Stage 1 is energy in the form of ‘solar energy’ (solar radiation):
Solar radiation results in a superabundance of energy on the surface ofthe globe.— Georges Bataille, The Accursed Share: An Essay on General Economy, Volume 1: Consumption.
For Bataille, excessive energy on the earth is natural: it is first solar (as it comes to us from the sun) — Allan Stoekl, Bataille’s Peak: Energy, Religion, and Postsustianability.
This solar energy fuels plant growth, which animals and humans need not only for food (energy), but also for oxygen.
Stage 2 is energy in the form of biological matter (biomass; ‘organic concentrations of solar energy’) as well in the form of ‘fossilized concentrations of solar energy’:
energy is… first solar… then biological (as it passes from the sun to plants and animals to us) — Allan Stoekl, Bataille’s Peak: Energy, Religion, and Postsustianability.
The sun which fuels plant growth will therefore lead to an excess of biomass.
biomass, the excess of which will support a plethora of animals and, ultimately, humans. — Allan Stoekl, Bataille’s Peak: Energy, Religion, and Postsustianability.
By ‘fossilized concentration of solar energy’ we mean, energy in the form of fossil fuels:
As an energy form, solar energy has proven to be accessible primarily through organic (and fossilized) concentration: wood, coal, and oil. — Allan Stoekl, Bataille’s Peak: Energy, Religion, and Postsustianability.
We could even posit substages of stage 2, as there is biomass (stage 2.1) which can be used to create fossil fuels (stage 2.2) (see: algae fuel).
Stage 3 is energy (solar, biological, fossilized, etc.) in the form of its use by humanity:
energy is… first solar… then biological… then human (as it is spent in our monuments, artifacts, and social rituals). — Allan Stoekl, Bataille’s Peak: Energy, Religion, and Postsustianability.
Now on to the axiomatic basis of Bataille’s economics.
The Axiomatic Basis of Solar Economics
Bataille’s ‘Solar Economics’ has at its basis two fundamental axioms:
The radiation of the sun is distinguished by its unilateral character: it loses itself without reckoning, without counterpart. Solar economy is founded upon this principle. — Nick Land, The Thirst for Annihilation.
This is to say that the sun gives (invests) energy and does not receive energy back (return) from that which gains energy from the sun.
Bataille expresses this first axiom when he says,
I will speak briefly about the most general conditions of life, dwelling on one crucially important fact: Solar energy is the source of life’s exuberant development. The origin and essence of our wealth are given in the radiation of the sun, which dispenses energy — wealth — without any return. The sun gives without ever receiving.—Georges Bataille, The Accursed Share: An Essay on General Economy, Volume 1: Consumption.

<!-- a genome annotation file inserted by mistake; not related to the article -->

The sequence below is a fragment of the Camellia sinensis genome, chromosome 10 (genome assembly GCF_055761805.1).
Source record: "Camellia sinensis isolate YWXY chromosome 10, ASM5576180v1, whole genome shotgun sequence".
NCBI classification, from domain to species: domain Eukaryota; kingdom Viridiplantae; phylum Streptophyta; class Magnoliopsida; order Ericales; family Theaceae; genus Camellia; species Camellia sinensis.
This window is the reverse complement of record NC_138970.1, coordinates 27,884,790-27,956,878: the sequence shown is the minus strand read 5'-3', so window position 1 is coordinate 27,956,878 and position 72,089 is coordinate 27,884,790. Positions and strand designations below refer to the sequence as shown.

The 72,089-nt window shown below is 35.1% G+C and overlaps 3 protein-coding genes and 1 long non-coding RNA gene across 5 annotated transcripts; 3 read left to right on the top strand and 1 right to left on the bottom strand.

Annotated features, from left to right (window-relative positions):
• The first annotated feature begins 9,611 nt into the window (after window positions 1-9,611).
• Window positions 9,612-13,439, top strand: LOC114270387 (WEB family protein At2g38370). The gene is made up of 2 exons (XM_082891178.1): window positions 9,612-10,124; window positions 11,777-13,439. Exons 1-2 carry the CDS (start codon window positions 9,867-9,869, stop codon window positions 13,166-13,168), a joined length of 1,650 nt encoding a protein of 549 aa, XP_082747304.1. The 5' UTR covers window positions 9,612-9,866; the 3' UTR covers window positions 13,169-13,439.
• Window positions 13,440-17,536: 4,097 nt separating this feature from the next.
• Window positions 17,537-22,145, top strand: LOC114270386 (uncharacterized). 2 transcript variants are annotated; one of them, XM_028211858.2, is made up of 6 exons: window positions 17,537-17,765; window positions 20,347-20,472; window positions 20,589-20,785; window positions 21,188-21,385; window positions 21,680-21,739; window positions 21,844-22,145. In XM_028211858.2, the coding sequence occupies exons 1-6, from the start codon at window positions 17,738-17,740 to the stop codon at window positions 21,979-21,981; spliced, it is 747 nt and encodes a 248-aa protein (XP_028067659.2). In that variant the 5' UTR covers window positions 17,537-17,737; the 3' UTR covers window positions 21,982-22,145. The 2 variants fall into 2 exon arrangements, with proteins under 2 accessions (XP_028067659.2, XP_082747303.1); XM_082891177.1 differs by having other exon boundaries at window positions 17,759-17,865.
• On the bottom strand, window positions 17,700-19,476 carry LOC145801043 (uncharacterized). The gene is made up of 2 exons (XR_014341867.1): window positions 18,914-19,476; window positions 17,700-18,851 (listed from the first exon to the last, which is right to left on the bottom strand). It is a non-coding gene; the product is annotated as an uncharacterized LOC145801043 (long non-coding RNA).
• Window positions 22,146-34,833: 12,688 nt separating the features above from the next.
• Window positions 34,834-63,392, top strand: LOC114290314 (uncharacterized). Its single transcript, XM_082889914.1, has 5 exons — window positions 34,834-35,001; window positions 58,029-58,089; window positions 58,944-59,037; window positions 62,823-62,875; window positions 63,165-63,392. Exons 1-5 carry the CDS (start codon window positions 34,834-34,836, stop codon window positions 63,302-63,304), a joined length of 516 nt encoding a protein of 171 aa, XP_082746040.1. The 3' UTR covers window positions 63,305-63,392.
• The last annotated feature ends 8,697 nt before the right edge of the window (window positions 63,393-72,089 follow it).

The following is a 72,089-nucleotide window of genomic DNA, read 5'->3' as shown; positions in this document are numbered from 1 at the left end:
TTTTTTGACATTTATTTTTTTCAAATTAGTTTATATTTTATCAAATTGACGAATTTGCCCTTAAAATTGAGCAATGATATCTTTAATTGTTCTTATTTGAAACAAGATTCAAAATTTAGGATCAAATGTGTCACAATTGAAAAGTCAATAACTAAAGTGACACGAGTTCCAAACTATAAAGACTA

It is because the sun squanders itself upon us without return that ‘The sum of energy produced is always superior to that which was necessary to its production’… since ‘we are ultimately nothing but an effect of the sun’. — Nick Land, The Thirst for Annihilation.
This is to say that because the sun gives energy (invests) without getting energy back (return) from that which gains energy from the sun, that which gains energy from the sun will always be at a surplus of energy.
Bataille expresses this second axiom when he says,
I will begin with a basic fact: The living organism, in a situation determined by the play of energy on the surface of the globe, ordinarily receives more energy than is necessary for maintaining life—Georges Bataille, The Accursed Share: An Essay on General Economy, Volume 1: Consumption.
These are the facts on the basis of Bataille’s economics.
If you are still skeptical, here are some words from a nuclear scientist:
We affirm that the appropriated energies produced during a period are superior in quantity to the appropriated energies that are strictly necessary to their production. For the rigor of the thesis, it would be necessary to compare the appropriated energies of the same quality. The system produces all the appropriated energies that are necessary to it, it produces them in greater quantities than are needed, and finally it even produces appropriated energies that its maintenance at the given level does not require. In an elliptical form, but more striking, we can say that the energy produced is superior to the energy necessary for its production — Georges Ambrosino, notes preliminary to the writing of The Accursed Share.
From these two axioms, we can recognize that Bataille’s theory of economics is inherently thermodynamic, partly economic, and ultimately ecological.
We can also realize that the excess energy must then be expended, squandered, spent, wasted, etc.
For solar economy ‘[e]xcess is the incontestable point of departure’ [VII 12], and excess must, in the end, be spent. — Nick Land, The Thirst for Annihilation.
The purely economic part of Bataille’s theories is like all others: cold, hard, and calculative.
As I considered the object of my study, I could not personally resist the effervescence in which I discovered the unavoidable purpose, the value of the cold and calculated operation. My research aimed at the acquisition of a knowledge; it demanded coldness and calculation, but the knowledge acquired was that of an error, an error implied in the coldness that is inherent in all calculation.— Georges Bataille, The Accursed Share: An Essay on General Economy, Volume 1: Consumption.
On the Illusion that is Production
Baudrillard follows Bataille in throwing off productivist economics and ideology which have their central focus on production rather than consumption (see: ‘The Mirror of Production’ by Jean Baudrillard).
Following Land, we can say that Bataille’s perspective sees production as illusory. Production is really just a restricted version of consumption (expenditure, dépense).
Life appears as a pause on the energy path; as a precarious stabilization and complication of solar decay. It is most basically comprehensible as the general solution to the problem of consumption. Such a solar- or general-economic perspective exhibits production as an illusion; the hypostatization of a digression in consumption. To produce is to partially manage the release of energy into its loss, and nothing more. — Nick Land, The Thirst for Annihilation.